(8) The video is cause for despair. It shows that the two sides are mired in perpetual conflict, and that nothing can change that. Prepare for more, and prepare for worse.

Go ahead. I’m still mulling over my answer.

P.S., Here’s some explanatory text from the original site to make the action in the video a bit more intelligible:

On 4 Dec. 2014 two settlers were driving near Wadi a-Nasara checkpoint when a Palestinian youth threw stones at them. They got out of the car and attempted pursuit. Footage by a B’Tselem camera volunteer shows that when the pursuit proved unsuccessful, they vandalized nearby Palestinian property. Police and soldiers who arrived at the scene did not detain the two and allowed them to leave unhindered. This incident is part of the reality of live [life] in Hebron, with the military and the police standing by as settlers take the law into their own hands.
December 2014
Filmed by:

Suzan Jabber

2 thoughts on “Cops, settlers, and stones in Wadi an-Nasara

  1. How about (7d)?

    Claim (7c) is true but doesn’t go far enough. What the video shows is that Palestinians and Israelis need their three states/territories (Israel, Gaza, West Bank) to be united within a single, supranational entity that includes more states than just The Three (such as the EU), where both Palestinians and Israelis will have equal rights, and where those rights are enforced under a federal or confederal institution that actively encourages equality and that has to placate more than two sides when governing.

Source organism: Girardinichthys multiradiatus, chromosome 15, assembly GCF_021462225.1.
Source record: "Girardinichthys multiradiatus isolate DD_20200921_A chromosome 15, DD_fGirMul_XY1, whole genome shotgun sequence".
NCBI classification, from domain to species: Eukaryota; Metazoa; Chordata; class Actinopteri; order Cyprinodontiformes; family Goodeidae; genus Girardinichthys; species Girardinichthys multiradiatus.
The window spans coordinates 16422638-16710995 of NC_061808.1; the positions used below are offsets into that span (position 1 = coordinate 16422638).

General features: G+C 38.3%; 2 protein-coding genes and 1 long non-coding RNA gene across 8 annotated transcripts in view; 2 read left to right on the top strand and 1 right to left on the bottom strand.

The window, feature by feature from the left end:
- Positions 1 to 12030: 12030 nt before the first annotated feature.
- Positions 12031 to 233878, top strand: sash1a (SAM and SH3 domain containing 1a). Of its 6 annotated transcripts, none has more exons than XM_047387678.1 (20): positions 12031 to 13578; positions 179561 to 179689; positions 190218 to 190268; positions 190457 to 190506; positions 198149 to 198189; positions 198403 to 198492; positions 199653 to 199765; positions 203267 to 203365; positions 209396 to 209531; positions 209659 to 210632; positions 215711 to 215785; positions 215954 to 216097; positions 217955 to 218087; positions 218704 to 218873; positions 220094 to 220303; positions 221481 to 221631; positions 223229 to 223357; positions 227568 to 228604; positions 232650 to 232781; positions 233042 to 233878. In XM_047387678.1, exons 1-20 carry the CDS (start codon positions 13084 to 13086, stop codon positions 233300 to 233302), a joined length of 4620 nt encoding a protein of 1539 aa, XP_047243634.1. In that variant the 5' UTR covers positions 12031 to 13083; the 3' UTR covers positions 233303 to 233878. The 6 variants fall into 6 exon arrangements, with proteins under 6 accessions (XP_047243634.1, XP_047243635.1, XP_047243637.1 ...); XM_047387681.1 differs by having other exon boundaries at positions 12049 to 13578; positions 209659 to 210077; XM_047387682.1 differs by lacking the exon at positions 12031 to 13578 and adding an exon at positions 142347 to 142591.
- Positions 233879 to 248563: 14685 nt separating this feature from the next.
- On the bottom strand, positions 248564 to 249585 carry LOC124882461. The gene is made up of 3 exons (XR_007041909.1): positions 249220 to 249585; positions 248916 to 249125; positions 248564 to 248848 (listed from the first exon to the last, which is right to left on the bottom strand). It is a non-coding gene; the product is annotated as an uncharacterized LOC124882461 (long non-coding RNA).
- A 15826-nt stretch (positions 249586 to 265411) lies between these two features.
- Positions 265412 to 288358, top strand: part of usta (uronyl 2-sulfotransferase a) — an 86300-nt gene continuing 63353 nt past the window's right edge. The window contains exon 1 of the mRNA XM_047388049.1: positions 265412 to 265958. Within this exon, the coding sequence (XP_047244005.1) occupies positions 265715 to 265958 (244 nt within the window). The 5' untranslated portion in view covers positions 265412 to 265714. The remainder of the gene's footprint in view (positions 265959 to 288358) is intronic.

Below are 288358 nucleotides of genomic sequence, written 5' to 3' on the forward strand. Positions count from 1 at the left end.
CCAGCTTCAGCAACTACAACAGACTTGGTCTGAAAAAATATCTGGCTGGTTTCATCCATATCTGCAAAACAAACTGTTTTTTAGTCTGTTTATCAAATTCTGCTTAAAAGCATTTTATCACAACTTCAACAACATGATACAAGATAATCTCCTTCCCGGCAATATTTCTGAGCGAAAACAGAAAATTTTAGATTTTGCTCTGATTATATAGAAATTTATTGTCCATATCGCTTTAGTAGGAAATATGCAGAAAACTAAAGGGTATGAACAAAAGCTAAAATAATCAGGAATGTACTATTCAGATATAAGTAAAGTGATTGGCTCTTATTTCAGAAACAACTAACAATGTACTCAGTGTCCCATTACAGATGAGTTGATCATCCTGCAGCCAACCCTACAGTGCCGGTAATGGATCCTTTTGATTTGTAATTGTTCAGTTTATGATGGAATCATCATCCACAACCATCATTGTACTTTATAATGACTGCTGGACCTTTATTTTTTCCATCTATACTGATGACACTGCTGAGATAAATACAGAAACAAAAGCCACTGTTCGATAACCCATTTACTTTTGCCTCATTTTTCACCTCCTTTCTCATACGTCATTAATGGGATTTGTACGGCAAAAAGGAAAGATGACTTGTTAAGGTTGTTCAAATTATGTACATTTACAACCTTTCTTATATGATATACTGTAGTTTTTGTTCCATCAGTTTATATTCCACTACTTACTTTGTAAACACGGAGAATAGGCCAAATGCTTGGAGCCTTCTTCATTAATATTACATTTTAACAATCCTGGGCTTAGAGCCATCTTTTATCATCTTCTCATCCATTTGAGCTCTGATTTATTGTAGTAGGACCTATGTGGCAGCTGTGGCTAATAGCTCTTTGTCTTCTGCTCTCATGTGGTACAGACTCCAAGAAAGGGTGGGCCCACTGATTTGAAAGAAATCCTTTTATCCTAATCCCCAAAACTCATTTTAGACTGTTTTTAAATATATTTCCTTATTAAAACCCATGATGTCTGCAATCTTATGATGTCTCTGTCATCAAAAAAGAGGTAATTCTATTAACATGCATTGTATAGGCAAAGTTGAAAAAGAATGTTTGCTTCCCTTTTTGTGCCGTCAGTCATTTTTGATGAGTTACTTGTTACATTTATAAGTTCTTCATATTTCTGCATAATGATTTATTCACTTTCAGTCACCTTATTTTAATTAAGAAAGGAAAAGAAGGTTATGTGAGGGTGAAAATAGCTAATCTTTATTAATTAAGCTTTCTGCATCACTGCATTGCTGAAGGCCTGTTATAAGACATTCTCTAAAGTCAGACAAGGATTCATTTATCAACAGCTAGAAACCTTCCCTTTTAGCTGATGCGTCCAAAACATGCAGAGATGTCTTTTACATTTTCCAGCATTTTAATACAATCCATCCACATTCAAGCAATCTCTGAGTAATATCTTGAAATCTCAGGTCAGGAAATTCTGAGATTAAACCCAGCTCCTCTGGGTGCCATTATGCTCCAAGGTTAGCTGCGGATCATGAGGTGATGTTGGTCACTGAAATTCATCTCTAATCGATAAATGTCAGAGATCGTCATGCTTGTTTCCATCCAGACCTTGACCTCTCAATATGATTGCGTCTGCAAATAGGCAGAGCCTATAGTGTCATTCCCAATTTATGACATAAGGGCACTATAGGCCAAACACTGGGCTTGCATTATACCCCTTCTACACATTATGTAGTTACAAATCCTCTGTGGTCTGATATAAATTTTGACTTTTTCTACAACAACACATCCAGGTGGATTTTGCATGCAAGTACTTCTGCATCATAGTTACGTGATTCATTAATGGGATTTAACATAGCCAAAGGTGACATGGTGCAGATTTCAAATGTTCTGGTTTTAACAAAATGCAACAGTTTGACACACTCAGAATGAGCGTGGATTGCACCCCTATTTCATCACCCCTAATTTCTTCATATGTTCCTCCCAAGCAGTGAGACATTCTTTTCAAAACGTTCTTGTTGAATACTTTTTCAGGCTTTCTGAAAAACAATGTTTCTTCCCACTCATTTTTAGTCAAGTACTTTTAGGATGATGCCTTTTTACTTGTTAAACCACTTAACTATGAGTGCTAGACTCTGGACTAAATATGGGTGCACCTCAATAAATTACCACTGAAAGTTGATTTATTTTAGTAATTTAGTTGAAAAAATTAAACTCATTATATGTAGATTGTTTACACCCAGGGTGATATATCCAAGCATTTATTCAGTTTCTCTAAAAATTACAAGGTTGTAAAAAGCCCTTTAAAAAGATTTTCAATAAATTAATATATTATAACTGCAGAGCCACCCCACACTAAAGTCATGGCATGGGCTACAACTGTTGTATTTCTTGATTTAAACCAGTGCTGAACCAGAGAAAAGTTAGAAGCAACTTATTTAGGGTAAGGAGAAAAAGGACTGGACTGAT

Liked by 1 person

    • I don’t think I’d go quite as far as that. I’m essentially “stuck” at a version of (7c) that applies to Israel and the West Bank. I think Gaza is a special case. I don’t think the Israelis can be expected to confederate with an entity like Hamas, whose charter is steeped in anti-Semitism and essentially calls for unremitting war against them. I also don’t think a supranational entity would either be accepted by the Israelis or work, except for Jerusalem (and even that’s a stretch). I see the attractions of the idea, however.

      The interesting thing, though, is the role of the video in reaching any given conclusion. Part of the point of the post was to reveal how much work has to be done by background beliefs in order to extract a substantive conclusion from the video. The video by itself doesn’t prove much; it only “proves” something given whatever else you believe about the conflict, and in any given case, helps to bring out what those beliefs are. And I think that’s a generalizable fact. The attack on Charlie Hebdo doesn’t prove much of anything by itself, except in conjunction with a huge set of background beliefs. Part of the problem with our discourse is that when something happens, we focus on the event and forget to discuss the background beliefs. But the background beliefs are really where the action is. What happened a few weeks ago in Ottawa, Sydney, and Peshawar is already being forgotten as we process what happened in Paris (or Yemen?). We just add the half-forgotten outline of each event to our beliefs and move on.

      Liked by 1 person